Unlike FM, DAB+ uses reflections to its advantage while on the current FM service signal reflection from buildings and surrounding terrain causes signal distortion.

Two phases of the trial have been completed. Phase three of the South African DAB+ trial went on the air on 15 March this year and will run for eight months with an extension of six months, which means that the current two transmitters and stations will go off the air in May 2020.

The current MUX can accommodate 24 radio stations, of which a third of the capacity has been allocated to community-based radios stations. There is no cost involved in being part of the trial other than that the stations are responsible for delivering their signal to the Brixton tower.

“It is interesting that when ICASA officials visited a number of countries to study the way DAB+ was introduced, the Australian interaction planned for two hours lasted five hours,” Dave Cherry said. “Australia is one of the countries where DAB+ is operating very successfully and expanding all the time.

Although a smaller population than South Africa, their topography is very similar to ours. The Australians advised South Africa never to switch off a trial. We believe they are right. We experienced eight months switch off between the last and current trial.

During that period the equipment was unattended. For the previous trial we were using a borrowed MUX which had to be returned. We had to switch back to the original purchased MUX which used the Dolby system.

Dolby was sold and it appeared that the manufacturers of the MUX had not updated the software. On our request, the company updated the software which we loaded on our system. A new codec became available from Fraunhofer. Their system is superior and renders better audio quality, however our budget did not allow the switchover but after further negotiation we obtained two licenses. We are now alternating two services on a monthly basis using the Fraunhofer codec and are recoding the results.”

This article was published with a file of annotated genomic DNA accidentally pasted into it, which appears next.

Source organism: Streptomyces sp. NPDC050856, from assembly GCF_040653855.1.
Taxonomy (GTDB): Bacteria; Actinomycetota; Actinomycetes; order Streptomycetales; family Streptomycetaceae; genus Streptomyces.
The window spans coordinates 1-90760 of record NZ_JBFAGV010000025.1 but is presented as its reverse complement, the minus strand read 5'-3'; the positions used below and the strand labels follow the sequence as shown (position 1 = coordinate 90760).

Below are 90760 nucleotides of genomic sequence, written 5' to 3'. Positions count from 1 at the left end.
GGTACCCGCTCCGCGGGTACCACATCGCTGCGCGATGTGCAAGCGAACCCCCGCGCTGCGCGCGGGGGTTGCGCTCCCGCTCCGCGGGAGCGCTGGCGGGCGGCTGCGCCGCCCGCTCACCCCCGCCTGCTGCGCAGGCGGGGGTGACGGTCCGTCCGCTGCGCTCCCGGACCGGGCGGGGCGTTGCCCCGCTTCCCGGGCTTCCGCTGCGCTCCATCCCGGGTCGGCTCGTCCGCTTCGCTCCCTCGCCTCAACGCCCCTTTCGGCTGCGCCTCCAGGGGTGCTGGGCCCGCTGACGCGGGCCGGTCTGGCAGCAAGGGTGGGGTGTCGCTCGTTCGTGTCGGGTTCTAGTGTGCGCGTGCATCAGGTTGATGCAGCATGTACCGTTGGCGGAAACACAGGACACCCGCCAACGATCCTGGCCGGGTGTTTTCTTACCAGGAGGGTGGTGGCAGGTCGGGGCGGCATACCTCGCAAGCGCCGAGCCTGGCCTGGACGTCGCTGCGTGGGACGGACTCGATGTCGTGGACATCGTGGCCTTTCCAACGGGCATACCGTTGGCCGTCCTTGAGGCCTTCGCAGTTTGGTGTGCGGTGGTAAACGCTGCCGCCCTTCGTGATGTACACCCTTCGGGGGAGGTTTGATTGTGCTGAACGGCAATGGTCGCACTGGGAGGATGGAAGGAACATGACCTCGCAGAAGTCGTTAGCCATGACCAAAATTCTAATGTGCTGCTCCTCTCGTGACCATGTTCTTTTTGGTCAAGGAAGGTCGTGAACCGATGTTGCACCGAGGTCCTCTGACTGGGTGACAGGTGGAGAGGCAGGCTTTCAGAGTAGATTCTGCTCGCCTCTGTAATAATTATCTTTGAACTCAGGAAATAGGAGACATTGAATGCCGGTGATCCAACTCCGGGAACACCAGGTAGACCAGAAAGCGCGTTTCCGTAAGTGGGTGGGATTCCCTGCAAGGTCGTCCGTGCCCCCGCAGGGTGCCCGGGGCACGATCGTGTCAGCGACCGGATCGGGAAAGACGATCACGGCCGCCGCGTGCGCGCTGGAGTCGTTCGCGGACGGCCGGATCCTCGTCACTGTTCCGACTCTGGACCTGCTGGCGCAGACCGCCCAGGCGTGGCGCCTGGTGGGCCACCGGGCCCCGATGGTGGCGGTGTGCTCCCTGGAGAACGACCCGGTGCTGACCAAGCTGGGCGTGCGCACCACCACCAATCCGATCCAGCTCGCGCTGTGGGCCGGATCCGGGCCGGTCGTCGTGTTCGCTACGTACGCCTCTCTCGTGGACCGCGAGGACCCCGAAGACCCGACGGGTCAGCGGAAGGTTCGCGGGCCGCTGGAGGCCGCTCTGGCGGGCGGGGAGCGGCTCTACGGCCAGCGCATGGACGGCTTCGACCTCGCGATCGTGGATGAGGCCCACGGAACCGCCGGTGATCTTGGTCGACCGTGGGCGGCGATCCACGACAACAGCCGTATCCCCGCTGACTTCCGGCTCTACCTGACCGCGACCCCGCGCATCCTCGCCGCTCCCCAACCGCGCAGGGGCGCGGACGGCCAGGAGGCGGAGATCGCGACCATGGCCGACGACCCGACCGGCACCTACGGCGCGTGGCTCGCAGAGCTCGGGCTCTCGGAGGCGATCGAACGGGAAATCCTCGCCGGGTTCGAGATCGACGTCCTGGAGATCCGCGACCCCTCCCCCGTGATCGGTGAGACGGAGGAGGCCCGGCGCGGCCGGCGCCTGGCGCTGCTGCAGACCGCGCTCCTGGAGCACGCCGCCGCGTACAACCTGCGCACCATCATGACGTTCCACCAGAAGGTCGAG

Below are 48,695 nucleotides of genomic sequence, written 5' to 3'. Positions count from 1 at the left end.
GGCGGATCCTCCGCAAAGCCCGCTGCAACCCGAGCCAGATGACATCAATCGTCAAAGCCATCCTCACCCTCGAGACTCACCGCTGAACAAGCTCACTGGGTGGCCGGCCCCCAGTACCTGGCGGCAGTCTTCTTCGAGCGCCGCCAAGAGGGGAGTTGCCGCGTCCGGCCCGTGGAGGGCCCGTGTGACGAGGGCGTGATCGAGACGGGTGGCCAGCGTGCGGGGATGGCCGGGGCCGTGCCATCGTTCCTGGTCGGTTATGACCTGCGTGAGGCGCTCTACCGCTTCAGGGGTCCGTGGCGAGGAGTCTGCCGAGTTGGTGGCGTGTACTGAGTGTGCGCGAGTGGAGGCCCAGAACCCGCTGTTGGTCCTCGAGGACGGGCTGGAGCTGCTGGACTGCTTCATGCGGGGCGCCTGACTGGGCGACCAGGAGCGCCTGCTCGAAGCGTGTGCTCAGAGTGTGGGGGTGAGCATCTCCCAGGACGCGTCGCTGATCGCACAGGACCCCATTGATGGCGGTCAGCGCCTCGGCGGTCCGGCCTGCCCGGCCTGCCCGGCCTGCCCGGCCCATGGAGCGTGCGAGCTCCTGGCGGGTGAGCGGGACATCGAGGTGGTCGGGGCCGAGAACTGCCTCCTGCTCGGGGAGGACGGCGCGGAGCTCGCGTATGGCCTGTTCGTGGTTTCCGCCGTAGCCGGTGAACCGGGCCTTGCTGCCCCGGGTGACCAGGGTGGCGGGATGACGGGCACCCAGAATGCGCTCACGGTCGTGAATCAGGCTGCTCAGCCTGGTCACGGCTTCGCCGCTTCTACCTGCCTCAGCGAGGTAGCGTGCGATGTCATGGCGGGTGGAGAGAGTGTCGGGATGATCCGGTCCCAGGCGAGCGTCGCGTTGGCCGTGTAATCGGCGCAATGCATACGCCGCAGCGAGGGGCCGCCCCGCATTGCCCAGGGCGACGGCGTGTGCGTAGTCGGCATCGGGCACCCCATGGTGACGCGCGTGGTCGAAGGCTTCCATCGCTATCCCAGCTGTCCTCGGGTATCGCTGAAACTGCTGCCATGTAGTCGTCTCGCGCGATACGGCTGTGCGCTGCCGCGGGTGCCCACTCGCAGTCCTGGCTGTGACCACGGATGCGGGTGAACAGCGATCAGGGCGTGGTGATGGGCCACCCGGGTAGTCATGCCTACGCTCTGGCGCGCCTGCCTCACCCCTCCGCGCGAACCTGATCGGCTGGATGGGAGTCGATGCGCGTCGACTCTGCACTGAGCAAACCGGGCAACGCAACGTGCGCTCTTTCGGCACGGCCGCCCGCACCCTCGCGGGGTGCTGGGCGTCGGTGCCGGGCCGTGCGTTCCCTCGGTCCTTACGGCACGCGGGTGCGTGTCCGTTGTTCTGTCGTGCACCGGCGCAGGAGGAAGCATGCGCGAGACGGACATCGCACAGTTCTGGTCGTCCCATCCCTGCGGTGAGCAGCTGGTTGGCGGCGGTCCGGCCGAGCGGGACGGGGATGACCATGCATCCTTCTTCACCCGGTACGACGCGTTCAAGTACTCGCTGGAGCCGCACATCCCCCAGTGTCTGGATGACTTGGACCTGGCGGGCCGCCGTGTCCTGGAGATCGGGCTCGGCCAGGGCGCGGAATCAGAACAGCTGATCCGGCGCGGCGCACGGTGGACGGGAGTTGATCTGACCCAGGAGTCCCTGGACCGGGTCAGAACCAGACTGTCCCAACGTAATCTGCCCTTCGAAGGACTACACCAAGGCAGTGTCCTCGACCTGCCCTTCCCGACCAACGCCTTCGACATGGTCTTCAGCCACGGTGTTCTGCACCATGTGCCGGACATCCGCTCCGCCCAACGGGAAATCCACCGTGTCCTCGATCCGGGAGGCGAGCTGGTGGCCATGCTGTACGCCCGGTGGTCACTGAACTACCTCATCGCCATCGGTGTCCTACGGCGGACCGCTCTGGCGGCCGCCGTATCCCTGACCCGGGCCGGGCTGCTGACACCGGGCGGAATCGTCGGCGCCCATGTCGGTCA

The quality of the audio also depends on the bitrate. The “sweet spot” is 64 kbit with 40-bit sampling while some stations use 48 kbit.

Internationally, DBM+ and related digital systems are supported by WorldDAB , the global industry forum for digital radio, facilitating the adoption and implementation of broadcast digital radio based on DAB / DAB+.

WorldDAB delivers tailored solutions and advice on all aspects of the switch from analogue to digital radio including regulation, licensing, technical trials, network build out, marketing and production of new digital radio content.

When South Africa will introduce DAB+ in parallel to FM is an open question as currently the country is still struggling to sort out its digital migration of the terrestrial TV services, now many years behind the agreed ITU switch off date.

Every new Minister of Communication has made promises but that is where it remains, just promises. DAB+ will just add so much more to one’s listening pleasure and will solve the shortage of channels. It also offers the opportunity to establish new channels catering for so many more genres of music and content.

Source: EngineerIT

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Long live radio